Enid, Okla. — There are more than 21 million veterans — including more than 312,000 in Oklahoma — living in the United States, according to 2014 U.S. Census Bureau figures.
About 20 percent of those veterans suffer from some form of disability due to injuries or environmental exposure incurred while in the military, and about a third rely on the U.S. Department of Veterans Affairs (VA) for medical treatment.
But, a far greater number of veterans may be suffering in silence, either unaware of or reluctant to apply for benefits they earned through their service, said Craig Vance, a chapter service officer at Northwest Oklahoma Disabled American Veterans in Enid.
“They don’t know what benefits are out there for the asking,” Vance said. “Or, they think ‘I’m not that bad,’ or ‘There’s people who need it more than me,’ and they’re reluctant to ask for the benefits they’ve earned.”
Vance, a native of Enid and 30-year veteran Navy officer, spends his days helping veterans plug into the VA benefits to which they’re entitled.
“We’re here to provide free support to veterans and their families for state and federal benefits,” Vance said.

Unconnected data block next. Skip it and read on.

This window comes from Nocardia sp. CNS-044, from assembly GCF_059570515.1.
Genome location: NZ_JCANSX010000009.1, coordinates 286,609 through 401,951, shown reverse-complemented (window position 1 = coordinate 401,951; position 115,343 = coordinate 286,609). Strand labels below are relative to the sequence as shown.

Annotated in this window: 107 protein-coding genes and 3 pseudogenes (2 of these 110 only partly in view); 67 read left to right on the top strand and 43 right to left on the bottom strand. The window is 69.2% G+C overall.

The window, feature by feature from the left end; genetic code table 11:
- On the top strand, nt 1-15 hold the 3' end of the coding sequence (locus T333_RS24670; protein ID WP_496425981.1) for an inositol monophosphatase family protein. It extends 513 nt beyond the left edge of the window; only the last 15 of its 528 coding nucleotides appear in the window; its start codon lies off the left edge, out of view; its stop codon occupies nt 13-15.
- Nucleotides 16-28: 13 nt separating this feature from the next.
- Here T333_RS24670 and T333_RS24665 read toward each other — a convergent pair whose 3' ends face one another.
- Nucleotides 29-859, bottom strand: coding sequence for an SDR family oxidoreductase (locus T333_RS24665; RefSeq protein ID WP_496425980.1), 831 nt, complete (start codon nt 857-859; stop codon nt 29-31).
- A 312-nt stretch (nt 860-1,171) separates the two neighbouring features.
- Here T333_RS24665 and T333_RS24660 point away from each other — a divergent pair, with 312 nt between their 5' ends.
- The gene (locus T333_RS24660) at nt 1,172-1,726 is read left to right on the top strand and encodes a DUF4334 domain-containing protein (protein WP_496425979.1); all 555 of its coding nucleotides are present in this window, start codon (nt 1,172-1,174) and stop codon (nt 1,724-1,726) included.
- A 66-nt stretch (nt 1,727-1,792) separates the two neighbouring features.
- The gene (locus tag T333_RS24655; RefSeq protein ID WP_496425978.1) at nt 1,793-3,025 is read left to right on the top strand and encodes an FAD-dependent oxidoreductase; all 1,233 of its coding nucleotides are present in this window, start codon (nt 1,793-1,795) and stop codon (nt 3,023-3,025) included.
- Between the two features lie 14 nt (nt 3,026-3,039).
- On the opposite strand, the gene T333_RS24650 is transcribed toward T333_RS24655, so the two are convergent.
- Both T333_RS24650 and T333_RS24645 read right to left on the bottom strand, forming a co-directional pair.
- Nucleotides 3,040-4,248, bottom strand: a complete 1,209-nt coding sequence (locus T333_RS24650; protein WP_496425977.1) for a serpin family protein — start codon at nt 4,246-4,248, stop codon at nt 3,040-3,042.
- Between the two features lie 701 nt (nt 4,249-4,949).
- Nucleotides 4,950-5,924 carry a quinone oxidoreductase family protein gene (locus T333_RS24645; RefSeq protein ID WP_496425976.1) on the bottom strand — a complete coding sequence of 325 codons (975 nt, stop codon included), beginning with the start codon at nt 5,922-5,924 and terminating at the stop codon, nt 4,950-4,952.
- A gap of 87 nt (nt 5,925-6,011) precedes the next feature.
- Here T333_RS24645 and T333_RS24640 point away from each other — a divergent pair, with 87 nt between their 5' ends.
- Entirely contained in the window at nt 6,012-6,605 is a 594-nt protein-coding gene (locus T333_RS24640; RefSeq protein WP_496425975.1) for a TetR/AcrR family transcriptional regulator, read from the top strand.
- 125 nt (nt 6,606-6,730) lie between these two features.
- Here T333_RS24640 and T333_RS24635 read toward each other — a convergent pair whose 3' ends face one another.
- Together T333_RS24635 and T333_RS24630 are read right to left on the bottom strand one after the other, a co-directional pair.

He said Enid DAV service officers see between 250 and 400 veterans each year who need help determining eligibility for benefits, and help them navigate VA claims procedures.
Vance said out-processing from the military has improved in recent years, better connecting veterans with their benefits. But, he said, many veterans who need the benefits most — from the First Gulf War and earlier — don’t know they may be eligible for benefits, or have given up trying to work their way through the system.
“It used to be when you were getting out, they’d take everyone in a big room and say ‘If you want to find out about your VA benefits stick around; if not, you can go home,’” Vance said. “Well, guess what everybody did.”
Vance explains the benefit application system in terms to which most veterans can relate: it’s like getting compensation for damage to your vehicle.
“If you go out and buy a new car, and as soon as you drive it off the lot someone dings it, you’re going to expect someone to pay for the depreciation in that vehicle,” Vance said. “All this is, is Uncle Sam paying for the depreciation on your body, because you were one way when you went in, and you’re this way when you came out.”
Even with that explanation, Vance said it’s sometimes difficult to get veterans to see there are disabilities that don’t look like combat wounds.